The older you get, the more you realize that your parents knew what they were talking about. I’ve spent an entire education ignoring the existence of rhetoric, and specifically, “rhetoric” as in this definition from Merriam-Webster:
: the art of speaking or writing effectively: such as
a : the study of principles and rules of composition formulated by critics of ancient times
I mean, I knew that there were all of these fancy names for rhetorical moves–but, who could be bothered to memorize them, and why bother? Then I started studying for the C1 DALF exam, and realized that understanding discourse markers could be damn useful. From there, it’s a short step to thinking in a more principled way about how to put an argument together, and from there…well, rhetoric and its “rhetorical figures” are just right around the corner.
There’s a point to studying rhetoric. You can see it in Wikipedia’s definition of the term:
Rhetoric is the art of discourse, wherein a writer or speaker strives to inform, persuade or motivate particular audiences in specific situations.
The key words: inform, persuade or motivate. At this, Trump is, unfortunately, a master: he persuades the hell out of people. (We’ll get back to which people in a bit.) Did he soak up a bunch of rhetoric courses at whatever college he did his draft-dodging in? I don’t know–but, you can see lots of fancy–and some not-so-fancy–rhetorical techniques in his communication. For example: the ad hominem argument. As Wikipedia defines it:
Ad hominem (Latin for “to the man” or “to the person”), short for argumentum ad hominem, is a logical fallacy in which an argument is rebutted by attacking the character, motive, or other attribute of the person making the argument, or persons associated with the argument, rather than attacking the substance of the argument itself.Wikipedia
Sen. McCain should not be talking about the success or failure of a mission to the media. Only emboldens the enemy! He’s been losing so….
— Donald J. Trump (@realDonaldTrump) February 9, 2017
…long he doesn’t know how to win anymore, just look at the mess our country is in – bogged down in conflict all over the place. Our hero..
— Donald J. Trump (@realDonaldTrump) February 9, 2017
Does Trump respond to the content of what Sen. McCain said? No–not at all. What he does: he attacks the person who communicated the content.
Does this work? Well: he’s the president of the United States of America. Did he get the most votes? No–but, he’s still the president.
A different question: on who does this kind of crap argument work? And it is a crap argument: an example of a fallacy. You could argue that it works on people who are too stupid to catch the move. In this particular case, I’m guessing that you would be correct. Back to the definition of rhetoric again: discourse that is used to inform, persuade or motivate particular audiences in specific situations. You could take the position that the “particular audience” at whom he aims this crap is mostly made up of people who either (a) don’t begin to understand the implications of what the guy is pushing, or (b) do, but are deluded enough to think that burning the world down would be a cool way to start over. You could take the position that the “specific situation” is a shared delusion, a sort of mass hysteria. But, that clearly isn’t the only time when ad hominem arguments get taken seriously: there is a version of this that is common on the left, as well. (Just to be clear: I am on the left.) In that version, you don’t even bother to claim that the content is flawed because the person is flawed: you argue that the content shouldn’t be listened to, because the person is flawed–irrespective of whether or not it’s relevant in any way, shape, or form, to anything about the person whatsoever. Again, to be clear: just because people on my side of the aisle do it doesn’t make it right. Doesn’t make it valid. Doesn’t make Trump any less of an asshole, and doesn’t make the majority of the people who voted for him any less deluded.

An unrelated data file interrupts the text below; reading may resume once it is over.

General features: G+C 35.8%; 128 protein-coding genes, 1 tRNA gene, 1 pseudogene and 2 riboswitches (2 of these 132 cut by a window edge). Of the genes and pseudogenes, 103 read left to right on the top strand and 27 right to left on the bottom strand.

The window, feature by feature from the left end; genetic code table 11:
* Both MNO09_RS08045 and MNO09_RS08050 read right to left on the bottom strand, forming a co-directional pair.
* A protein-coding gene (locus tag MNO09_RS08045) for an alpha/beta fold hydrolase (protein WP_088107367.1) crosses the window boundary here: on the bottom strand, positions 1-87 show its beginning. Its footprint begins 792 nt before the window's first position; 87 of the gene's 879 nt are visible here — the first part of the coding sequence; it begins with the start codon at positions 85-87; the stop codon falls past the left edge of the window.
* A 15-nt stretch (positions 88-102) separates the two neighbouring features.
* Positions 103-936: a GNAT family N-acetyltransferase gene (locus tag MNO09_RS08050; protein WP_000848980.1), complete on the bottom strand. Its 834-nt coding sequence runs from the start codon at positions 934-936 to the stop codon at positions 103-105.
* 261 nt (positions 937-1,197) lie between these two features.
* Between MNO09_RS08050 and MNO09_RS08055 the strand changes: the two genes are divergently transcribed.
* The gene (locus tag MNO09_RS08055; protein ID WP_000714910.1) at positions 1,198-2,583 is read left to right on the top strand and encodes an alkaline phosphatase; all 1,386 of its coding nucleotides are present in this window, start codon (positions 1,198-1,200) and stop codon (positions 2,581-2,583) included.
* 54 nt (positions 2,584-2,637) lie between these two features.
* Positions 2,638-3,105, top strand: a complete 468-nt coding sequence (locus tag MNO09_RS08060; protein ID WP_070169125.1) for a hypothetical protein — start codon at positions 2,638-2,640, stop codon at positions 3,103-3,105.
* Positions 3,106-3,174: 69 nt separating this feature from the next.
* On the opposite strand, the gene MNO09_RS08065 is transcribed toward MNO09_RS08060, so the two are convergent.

I’ll close with an observation about France versus the US: as far as I can tell, ad hominem arguments work a hell of a lot less well in France than they do in my country of origin. Is it because the French are (as far as I can tell) generally less into emotion and more into logic than Americans are, and vice versa? Is it because French students are required to take philosophy in college, and we’re not? I don’t know. I do know that in France, your art will not be boycotted if you happen to be, say, a recidivist thief (Jean Genet), a rapist (Roman Polanski), or a horribly vicious Nazi collaborator (Louis-Ferdinand Céline). (This isn’t an absolute. On the 50th anniversary of his death, Céline was to be included in the list of people included in the Célébrations nationales. Mitterand nixed his inclusion. As Le Figaro put it: Une vive polémique s’est ensuivie.) In contrast: in America, if you’re an asshole, your art will, in fact, probably be boycotted. The point of all this: as far as I can tell, the French are not nearly as susceptible to the ad hominem argument as the Americans. Yes, I’m generalizing, and no, nobody fits their stereotypes, and no, I am an expert neither on America, nor on France. Nonetheless… You can certainly give counter-examples, and plenty of them–but, as a general rule, this holds.
la rhétorique: rhetoric.